Meet the studio with no bosses

VFX supervisor Michael Landgrebe explains how things work at artist-only facility Celluloid VFX.

Michael Landgrebe and Holger Hummel

Michael Landgrebe and Holger Hummel of Celluloid VFX

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You might think there's nothing better than working in a job that you love. Well how about this? Working in a job that you love, in a group of people who feel similarly, where everyone's at the same level and nobody is anybody's boss.

That's the kind of company the founders of Celluloid VFX - Holger Hummel, Justin Daneman and Michael Landgrebe - wanted to create in summer 2008.

"We wanted our company to be different from the experiences we'd had in the industry previously," explains Landgrebe. "We wanted to have a flat hierarchy, an environment where not the biggest ego but the best idea is the one to be heard - no matter where it comes from, be it an intern or whoever. A place where everyone is free to speak out."

Artists only

Lincoln Lawyer

Celluloid VFX was asked to do "numerous invisible effects" on Lincoln Lawyer

It might sound like a tall order, but that's exactly how it's worked out, enthuses Landgrebe. Six years on, Celluloid VFX has become a high-class facility in Berlin that's worked on movies including Underworld: Rise of the Lycans, Gamer, Crank 2, Lincoln Lawyer and Underworld: Awakening, as well as award-winning commercials for big brands. And they've done it all in a working environment many 3D artists would dream of.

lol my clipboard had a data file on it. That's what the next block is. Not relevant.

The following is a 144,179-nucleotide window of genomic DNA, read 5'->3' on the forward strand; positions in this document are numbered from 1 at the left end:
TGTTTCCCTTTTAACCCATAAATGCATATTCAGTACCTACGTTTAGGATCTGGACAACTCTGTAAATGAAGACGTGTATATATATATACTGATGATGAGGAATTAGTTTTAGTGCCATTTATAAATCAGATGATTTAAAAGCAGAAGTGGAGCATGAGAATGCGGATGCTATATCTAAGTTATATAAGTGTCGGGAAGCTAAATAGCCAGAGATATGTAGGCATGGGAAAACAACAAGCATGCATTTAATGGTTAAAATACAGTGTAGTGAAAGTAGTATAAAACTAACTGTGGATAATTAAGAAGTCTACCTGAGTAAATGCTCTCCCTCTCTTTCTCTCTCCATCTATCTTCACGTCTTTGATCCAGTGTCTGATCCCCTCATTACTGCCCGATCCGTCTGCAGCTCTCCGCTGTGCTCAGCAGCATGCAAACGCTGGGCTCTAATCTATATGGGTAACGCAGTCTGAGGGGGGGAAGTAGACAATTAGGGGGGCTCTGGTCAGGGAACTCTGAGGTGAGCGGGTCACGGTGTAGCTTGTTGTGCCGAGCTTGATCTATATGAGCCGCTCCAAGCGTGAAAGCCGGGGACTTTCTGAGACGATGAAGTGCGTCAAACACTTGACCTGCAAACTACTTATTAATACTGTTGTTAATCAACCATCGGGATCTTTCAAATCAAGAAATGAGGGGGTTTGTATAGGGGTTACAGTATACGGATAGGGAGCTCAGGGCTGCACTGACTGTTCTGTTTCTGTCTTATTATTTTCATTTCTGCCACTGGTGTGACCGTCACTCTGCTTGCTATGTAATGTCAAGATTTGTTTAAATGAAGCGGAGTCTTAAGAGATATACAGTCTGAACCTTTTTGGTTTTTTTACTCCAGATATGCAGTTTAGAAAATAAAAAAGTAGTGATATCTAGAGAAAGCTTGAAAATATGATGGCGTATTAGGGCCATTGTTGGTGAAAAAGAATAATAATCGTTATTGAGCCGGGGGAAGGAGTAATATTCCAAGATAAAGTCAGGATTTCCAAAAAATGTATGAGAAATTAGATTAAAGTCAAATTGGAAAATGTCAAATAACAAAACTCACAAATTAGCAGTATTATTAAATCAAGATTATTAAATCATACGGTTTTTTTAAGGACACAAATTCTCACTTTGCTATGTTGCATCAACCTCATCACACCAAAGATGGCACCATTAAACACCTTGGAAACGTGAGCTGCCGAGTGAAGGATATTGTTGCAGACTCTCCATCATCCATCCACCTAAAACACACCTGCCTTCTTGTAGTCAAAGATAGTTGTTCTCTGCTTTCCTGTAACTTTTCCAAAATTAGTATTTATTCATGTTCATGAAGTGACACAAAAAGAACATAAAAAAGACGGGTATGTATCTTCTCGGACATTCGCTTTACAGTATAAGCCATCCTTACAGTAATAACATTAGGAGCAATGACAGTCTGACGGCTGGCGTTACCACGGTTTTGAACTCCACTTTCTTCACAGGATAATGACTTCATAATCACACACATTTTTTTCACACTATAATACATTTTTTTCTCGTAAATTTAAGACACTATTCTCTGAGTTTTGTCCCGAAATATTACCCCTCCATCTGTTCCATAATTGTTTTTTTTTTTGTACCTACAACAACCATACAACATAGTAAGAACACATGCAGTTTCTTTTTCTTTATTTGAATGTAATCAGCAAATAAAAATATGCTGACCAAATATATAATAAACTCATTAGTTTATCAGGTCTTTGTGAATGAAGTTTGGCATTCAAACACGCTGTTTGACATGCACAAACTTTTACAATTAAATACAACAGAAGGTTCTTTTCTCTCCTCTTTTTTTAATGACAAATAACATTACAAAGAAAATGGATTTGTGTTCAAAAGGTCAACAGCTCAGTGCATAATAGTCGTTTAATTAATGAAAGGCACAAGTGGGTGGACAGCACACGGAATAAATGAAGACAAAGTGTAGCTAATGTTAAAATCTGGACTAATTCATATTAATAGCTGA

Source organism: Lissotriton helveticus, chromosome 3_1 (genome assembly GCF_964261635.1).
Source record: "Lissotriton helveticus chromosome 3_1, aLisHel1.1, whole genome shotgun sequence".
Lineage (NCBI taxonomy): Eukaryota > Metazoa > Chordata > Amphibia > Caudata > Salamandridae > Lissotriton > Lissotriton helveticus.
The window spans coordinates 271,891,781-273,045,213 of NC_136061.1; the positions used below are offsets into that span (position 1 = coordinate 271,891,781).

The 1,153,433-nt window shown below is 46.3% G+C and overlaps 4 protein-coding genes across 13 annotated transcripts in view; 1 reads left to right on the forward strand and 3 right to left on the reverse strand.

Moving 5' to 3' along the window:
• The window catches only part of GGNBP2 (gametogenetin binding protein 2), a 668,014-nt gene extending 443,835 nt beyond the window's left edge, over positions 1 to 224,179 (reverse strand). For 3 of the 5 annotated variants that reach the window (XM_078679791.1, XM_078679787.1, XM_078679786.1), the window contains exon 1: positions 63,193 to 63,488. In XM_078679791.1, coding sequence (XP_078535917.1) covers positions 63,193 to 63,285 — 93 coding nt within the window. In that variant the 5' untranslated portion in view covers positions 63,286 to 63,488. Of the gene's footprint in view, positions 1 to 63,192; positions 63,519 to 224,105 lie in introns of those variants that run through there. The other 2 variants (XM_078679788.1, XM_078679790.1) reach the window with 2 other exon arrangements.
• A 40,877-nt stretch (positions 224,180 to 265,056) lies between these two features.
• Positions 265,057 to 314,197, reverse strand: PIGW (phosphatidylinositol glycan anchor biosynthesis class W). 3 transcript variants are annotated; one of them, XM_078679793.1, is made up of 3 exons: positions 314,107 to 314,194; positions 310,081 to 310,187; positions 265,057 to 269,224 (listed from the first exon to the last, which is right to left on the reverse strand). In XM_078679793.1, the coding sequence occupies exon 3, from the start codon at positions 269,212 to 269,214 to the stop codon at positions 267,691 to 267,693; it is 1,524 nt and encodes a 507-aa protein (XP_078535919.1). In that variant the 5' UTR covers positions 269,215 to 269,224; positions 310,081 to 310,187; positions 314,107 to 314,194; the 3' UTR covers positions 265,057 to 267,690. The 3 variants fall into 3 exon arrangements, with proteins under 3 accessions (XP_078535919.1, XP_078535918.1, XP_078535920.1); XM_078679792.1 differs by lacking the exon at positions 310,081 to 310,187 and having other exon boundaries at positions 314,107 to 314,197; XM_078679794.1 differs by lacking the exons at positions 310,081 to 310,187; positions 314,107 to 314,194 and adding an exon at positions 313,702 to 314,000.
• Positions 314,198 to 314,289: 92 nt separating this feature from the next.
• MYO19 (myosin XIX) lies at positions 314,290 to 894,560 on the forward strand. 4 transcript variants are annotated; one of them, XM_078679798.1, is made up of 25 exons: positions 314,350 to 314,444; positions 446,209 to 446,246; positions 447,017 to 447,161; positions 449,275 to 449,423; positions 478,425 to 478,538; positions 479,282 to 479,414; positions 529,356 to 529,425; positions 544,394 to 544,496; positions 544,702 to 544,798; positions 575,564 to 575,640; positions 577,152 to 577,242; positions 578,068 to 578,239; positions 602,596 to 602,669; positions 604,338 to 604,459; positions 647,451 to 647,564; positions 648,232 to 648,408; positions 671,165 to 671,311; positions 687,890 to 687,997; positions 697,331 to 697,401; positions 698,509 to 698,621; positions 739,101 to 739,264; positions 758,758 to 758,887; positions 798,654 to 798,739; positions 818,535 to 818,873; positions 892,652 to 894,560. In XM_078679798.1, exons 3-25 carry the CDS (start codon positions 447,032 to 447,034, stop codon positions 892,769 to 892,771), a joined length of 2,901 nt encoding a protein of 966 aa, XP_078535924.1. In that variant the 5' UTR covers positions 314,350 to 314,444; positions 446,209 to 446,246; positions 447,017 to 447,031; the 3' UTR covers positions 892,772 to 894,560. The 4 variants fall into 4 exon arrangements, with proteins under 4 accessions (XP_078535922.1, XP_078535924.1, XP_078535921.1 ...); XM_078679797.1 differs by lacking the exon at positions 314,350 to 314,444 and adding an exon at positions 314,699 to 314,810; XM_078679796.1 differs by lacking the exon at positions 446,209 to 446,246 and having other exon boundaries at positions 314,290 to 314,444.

"We're an artist-only facility," Landgrebe explains. "We've all come from an artist background - so it's a company run by artists, basically. All the founders are sitting at computers and actually working on projects. We're in one big room, all together. And that is the atmosphere we want. Really close connections and a very open and creative atmosphere.

"The flat hierarchy means the only thing that differs between the artists is that there are some people who need to make decisions at a point - but that's the only difference between us."

A matter of respect

 One Way Trip

For Switzerland's first S3D movie, One Way Trip, Celluloid VFX sent blood, broken glass and gunfire smoke flying into the audience's faces

So how do you make such a philosophy work in practice? "Largely I think it's a matter of respect, and appreciation of the work that others do, that's the most important thing," Landgrebe says. "If everyone's working together then your authority is not defined by a title on a paper, it's defined by how you deal with people and what your knowledge is. And that's the respect that we wanted when we founded the company - where everyone is pulling the same rope.

"For example, if artists stay the night to help on a deadline, it's because they want to help you not getting into trouble with the client, and not because they're afraid that you're going to kick them out if they don't stay. And that's the way it works if people are working together."